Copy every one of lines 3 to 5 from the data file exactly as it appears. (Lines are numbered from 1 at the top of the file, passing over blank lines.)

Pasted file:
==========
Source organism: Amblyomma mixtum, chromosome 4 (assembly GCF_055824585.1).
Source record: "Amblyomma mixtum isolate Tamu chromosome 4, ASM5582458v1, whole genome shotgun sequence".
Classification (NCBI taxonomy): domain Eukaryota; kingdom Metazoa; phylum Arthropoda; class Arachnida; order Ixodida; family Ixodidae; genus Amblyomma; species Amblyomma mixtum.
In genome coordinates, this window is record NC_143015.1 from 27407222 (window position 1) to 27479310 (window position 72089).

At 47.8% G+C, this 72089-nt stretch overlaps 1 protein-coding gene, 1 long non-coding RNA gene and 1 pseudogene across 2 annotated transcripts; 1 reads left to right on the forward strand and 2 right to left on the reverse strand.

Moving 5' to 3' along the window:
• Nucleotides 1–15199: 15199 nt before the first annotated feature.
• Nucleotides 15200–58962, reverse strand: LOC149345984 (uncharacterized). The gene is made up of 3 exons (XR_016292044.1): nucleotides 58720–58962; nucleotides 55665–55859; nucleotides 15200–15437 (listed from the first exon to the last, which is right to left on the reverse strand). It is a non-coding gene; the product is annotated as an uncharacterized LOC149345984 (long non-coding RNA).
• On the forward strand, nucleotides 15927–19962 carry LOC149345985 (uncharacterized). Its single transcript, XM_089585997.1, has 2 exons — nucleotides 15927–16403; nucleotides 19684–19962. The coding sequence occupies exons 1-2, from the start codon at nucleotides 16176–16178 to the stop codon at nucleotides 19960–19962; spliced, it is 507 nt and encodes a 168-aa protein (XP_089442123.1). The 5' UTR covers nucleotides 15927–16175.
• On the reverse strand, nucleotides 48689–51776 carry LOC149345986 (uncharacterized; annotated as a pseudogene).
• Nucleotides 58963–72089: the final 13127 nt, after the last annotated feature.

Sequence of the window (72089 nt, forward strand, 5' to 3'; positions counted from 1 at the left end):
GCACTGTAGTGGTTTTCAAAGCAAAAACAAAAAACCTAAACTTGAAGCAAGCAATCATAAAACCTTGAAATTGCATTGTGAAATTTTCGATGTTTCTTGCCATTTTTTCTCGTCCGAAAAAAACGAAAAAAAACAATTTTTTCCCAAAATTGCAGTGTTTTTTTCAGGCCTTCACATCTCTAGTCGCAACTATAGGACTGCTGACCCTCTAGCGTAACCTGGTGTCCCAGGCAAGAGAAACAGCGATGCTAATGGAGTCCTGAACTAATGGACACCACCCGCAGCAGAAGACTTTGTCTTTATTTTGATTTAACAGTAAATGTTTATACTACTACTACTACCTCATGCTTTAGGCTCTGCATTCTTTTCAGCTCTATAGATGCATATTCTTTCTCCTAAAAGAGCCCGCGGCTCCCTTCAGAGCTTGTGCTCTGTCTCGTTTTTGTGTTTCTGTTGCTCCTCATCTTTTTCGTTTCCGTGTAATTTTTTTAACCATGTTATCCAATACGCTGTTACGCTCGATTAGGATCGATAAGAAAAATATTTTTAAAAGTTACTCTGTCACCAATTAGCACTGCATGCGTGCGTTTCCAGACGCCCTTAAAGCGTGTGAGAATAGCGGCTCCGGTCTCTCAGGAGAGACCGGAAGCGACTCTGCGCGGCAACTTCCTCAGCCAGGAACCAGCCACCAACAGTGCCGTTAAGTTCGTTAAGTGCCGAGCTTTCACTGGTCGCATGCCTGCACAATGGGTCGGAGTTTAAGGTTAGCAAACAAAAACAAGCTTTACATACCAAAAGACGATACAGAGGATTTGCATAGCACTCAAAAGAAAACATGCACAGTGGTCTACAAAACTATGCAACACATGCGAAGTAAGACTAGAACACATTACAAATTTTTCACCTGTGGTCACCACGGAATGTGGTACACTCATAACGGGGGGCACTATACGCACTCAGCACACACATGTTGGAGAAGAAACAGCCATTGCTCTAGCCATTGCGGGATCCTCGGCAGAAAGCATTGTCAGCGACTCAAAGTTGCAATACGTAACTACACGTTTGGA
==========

Classification (NCBI taxonomy): domain Eukaryota; kingdom Metazoa; phylum Arthropoda; class Arachnida; order Ixodida; family Ixodidae; genus Amblyomma; species Amblyomma mixtum.
In genome coordinates, this window is record NC_143015.1 from 27407222 (window position 1) to 27479310 (window position 72089).

At 47.8% G+C, this 72089-nt stretch overlaps 1 protein-coding gene, 1 long non-coding RNA gene and 1 pseudogene across 2 annotated transcripts; 1 reads left to right on the forward strand and 2 right to left on the reverse strand.